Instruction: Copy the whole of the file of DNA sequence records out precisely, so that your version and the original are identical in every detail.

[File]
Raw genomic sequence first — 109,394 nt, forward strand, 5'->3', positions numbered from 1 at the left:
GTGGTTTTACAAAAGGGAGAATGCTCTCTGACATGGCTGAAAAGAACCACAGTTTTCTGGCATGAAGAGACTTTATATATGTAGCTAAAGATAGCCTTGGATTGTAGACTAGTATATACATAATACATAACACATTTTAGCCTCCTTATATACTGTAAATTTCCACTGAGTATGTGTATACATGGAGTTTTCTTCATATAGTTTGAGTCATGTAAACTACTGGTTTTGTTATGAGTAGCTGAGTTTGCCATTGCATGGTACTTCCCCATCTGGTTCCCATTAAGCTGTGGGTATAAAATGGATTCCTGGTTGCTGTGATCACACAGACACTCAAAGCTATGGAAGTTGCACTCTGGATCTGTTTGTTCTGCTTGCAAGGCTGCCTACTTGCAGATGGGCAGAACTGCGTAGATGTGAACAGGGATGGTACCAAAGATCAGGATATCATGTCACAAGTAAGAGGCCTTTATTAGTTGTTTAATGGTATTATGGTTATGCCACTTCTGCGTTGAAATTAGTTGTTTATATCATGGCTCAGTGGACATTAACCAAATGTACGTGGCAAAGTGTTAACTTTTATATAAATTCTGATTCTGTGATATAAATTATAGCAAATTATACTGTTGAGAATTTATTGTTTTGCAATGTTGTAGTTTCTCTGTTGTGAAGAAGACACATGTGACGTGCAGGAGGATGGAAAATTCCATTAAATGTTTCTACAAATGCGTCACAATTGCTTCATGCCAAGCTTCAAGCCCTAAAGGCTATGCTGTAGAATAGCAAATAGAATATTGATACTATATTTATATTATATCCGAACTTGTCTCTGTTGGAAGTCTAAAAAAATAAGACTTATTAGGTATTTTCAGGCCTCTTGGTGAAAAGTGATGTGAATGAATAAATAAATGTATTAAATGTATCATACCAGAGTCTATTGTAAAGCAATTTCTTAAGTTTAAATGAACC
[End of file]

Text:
Raw genomic sequence first — 109,394 nt, forward strand, 5'->3', positions numbered from 1 at the left:
GTGGTTTTACAAAAGGGAGAATGCTCTCTGACATGGCTGAAAAGAACCACAGTTTTCTGGCATGAAGAGACTTTATATATGTAGCTAAAGATAGCCTTGGATTGTAGACTAGTATATACATAATACATAACACATTTTAGCCTCCTTATATACTGTAAATTTCCACTGAGTATGTGTATACATGGAGTTTTCTTCATATAGTTTGAGTCATGTAAACTACTGGTTTTGTTATGAGTAGCTGAGTTTGCCATTGCATGGTACTTCCCCATCTGGTTCCCATTAAGCTGTGGGTATAAAATGGATTCCTGGTTGCTGTGATCACACAGACACTCAAAGCTATGGAAGTTGCACTCTGGATCTGTTTGTTCTGCTTGCAAGGCTGCCTACTTGCAGATGGGCAGAACTGCGTAGATGTGAACAGGGATGGTACCAAAGATCAGGATATCATGTCACAAGTAAGAGGCCTTTATTAGTTGTTTAATGGTATTATGGTTATGCCACTTCTGCGTTGAAATTAGTTGTTTATATCATGGCTCAGTGGACATTAACCAAATGTACGTGGCAAAGTGTTAACTTTTATATAAATTCTGATTCTGTGATATAAATTATAGCAAATTATACTGTTGAGAATTTATTGTTTTGCAATGTTGTAGTTTCTCTGTTGTGAAGAAGACACATGTGACGTGCAGGAGGATGGAAAATTCCATTAAATGTTTCTACAAATGCGTCACAATTGCTTCATGCCAAGCTTCAAGCCCTAAAGGCTATGCTGTAGAATAGCAAATAGAATATTGATACTATATTTATATTATATCCGAACTTGTCTCTGTTGGAAGTCTAAAAAAATAAGACTTATTAGGTATTTTCAGGCCTCTTGGTGAAAAGTGATGTGAATGAATAAATAAATGTATTAAATGTATCATACCAGAGTCTATTGTAAAGCAATTTCTTAAGTTTAAATGAACC